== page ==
A Sacred Messenger
This body of images represents a coalescence of ideas that have informed earlier chapters of my work, in an effort to bring together personal symbolic content with a global message for ecology and conservation.
The choice of subject matter for these images comes from two sources. The first is my lifelong fascination with the study of comparative world mythology and spiritual traditions, and the idea of the “collective unconscious” espoused by Carl Jung and Joseph Campbell: the idea that myths and legends across cultures are archetypes that represent universal human experiences, emotions, journeys and rites of passage. Mythology and the iconography of myth help us both to understand our own personal life journey, and to see ourselves as part of the whole interconnected organism of our planet.
The second source is my “hobby”: my secondary creative pursuit of origami. I had long considered bringing some of the aesthetic of origami into my “serious” artwork. As I began experimenting with these new visual ideas, I began to see how the traditional forms and motifs of origami and origami papers could be used to inform my visual message, and to connect personal and global content.
The iconic origami figure is the Japanese crane, and the crane is also an icon of world mythology. The crane is one of the most ancient species of bird on earth, as demonstrated by fossil records, and species of crane exist on every continent except South America. This huge, majestic bird has been used as a symbol and subject of myth and legend by cultures around the world, perhaps most famously those of Japan and China, as well as Korea, Bhutan, Indonesia, India, aboriginal Australia, Siberia, Germany, ancient Greece, the Zulu of southern Africa, the Crow, Shawnee, and Aztec of North America, to name only a few. Renowned for its longevity as well as its size and beauty, the crane is a symbol in many cultures of long life or even of immortality, said to carry the souls of the dead to the afterlife. Known also for its lifelong pair-bonding, it is a symbol of fidelity and good fortune in marriage, as well as wisdom and prosperity. It has been called “bird of heaven,” “bird of happiness,” and “bird of paradise.” Since the mid-Twentieth century, through association with the atomic bombing of Japan and the story of the young radiation victim Sadako Sasaki, the Japanese origami crane has become a worldwide symbol of hope and peace between nations.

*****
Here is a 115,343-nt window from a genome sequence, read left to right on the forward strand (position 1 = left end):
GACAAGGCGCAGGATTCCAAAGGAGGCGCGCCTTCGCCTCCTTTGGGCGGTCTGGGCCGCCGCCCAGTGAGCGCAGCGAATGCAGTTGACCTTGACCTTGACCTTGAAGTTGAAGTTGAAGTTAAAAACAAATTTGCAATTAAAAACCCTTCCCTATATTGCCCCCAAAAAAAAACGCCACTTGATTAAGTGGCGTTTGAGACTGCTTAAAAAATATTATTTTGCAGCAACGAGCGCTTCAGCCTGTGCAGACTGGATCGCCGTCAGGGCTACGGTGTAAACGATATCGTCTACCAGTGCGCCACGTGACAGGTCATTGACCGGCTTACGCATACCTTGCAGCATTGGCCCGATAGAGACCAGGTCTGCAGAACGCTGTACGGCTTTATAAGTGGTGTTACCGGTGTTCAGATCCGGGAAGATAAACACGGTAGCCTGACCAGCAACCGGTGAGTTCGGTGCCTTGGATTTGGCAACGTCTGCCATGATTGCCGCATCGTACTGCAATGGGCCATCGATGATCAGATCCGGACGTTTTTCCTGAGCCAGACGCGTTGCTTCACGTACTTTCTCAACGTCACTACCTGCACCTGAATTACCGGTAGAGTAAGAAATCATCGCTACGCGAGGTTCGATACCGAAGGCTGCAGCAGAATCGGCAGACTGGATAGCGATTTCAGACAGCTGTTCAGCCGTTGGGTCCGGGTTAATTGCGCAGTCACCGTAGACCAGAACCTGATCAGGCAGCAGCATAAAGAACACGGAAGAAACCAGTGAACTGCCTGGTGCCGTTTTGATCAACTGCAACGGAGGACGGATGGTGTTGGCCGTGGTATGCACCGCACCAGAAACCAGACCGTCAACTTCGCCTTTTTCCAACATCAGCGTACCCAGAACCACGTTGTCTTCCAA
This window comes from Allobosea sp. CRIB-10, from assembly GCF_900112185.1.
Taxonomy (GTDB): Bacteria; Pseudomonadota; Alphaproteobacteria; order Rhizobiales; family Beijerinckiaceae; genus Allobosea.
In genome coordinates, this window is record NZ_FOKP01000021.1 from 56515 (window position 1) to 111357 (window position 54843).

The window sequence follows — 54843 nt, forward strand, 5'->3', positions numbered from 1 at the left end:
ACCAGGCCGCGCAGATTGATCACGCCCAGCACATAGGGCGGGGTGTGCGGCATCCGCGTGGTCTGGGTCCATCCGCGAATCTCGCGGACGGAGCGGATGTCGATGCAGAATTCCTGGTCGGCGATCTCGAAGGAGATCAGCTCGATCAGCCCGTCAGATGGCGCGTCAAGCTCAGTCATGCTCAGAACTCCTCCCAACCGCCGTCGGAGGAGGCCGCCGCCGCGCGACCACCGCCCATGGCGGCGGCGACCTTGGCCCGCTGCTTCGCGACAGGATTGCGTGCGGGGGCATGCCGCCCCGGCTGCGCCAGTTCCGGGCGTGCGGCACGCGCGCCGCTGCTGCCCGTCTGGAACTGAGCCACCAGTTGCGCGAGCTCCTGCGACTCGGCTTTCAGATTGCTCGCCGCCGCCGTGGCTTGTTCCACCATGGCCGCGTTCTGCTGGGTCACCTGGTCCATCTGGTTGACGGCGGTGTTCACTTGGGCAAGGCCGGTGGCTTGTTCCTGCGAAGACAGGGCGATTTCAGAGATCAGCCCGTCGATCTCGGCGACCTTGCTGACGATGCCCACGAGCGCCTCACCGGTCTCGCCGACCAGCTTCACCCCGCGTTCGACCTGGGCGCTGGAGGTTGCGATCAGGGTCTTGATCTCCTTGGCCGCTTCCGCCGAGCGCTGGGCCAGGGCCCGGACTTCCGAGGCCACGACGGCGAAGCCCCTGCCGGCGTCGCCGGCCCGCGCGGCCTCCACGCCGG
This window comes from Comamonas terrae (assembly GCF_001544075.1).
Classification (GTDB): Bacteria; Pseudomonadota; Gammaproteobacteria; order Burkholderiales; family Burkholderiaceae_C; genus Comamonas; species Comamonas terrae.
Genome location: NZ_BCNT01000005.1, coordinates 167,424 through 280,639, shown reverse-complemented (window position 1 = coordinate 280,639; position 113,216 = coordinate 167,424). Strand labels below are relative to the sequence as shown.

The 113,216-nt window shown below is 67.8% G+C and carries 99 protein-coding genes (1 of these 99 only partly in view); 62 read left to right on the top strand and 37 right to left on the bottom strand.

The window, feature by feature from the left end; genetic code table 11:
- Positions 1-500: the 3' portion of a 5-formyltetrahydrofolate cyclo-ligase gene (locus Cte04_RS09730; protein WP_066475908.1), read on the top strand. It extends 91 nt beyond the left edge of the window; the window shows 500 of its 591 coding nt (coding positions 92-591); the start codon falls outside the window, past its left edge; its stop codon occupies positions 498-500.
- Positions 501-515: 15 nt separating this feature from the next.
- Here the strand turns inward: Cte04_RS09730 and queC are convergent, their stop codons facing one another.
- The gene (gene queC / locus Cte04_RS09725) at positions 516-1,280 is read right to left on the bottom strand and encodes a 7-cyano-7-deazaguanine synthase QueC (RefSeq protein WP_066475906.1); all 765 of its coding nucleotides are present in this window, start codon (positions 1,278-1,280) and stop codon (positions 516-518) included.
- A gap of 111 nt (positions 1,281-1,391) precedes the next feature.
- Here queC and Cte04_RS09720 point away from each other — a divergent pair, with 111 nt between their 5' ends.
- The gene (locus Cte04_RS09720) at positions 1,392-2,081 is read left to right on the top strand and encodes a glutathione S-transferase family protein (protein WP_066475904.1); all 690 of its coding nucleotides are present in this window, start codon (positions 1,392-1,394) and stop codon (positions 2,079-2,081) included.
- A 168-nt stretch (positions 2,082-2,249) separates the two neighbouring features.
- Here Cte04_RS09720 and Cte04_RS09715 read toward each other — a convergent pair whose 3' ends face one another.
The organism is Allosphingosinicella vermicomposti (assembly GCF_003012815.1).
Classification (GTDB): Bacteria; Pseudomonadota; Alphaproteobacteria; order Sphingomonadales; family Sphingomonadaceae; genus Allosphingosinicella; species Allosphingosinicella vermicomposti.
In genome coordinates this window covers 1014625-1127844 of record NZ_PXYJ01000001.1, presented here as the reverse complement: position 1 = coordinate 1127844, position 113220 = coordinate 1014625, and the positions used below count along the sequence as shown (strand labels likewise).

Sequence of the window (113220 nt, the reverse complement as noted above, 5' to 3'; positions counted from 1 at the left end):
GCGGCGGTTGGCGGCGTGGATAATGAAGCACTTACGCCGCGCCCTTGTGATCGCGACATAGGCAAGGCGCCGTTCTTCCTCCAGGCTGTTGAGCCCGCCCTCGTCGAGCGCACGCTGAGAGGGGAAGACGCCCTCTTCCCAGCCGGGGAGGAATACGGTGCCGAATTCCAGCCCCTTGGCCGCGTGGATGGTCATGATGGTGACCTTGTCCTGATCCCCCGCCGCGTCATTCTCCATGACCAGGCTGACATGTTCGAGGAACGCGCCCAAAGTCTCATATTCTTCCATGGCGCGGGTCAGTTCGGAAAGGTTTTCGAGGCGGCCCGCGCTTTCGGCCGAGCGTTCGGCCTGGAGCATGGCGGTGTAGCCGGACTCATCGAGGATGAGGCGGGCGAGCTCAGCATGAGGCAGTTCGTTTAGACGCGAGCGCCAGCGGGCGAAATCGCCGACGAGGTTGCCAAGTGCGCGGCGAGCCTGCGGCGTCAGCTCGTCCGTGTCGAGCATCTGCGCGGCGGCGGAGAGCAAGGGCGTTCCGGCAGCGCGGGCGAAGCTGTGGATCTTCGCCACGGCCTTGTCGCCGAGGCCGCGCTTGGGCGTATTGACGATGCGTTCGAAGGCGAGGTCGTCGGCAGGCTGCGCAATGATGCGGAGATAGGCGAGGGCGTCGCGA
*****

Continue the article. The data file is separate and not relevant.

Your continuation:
I am struck, in studying these myths and legends surrounding the crane, by how frequently the bird has played the role of a messenger, or an intermediary, between physical and spiritual worlds: between heaven and earth, humans and gods, between the ordinary and the magical, between past, present and future. In my own life, the practice of art and interaction with the beauty of nature has always been paths to a spiritual connection with the earth and its beings. The crane (the paper crane and the real crane) very naturally has taken on the role of intermediary for me as well.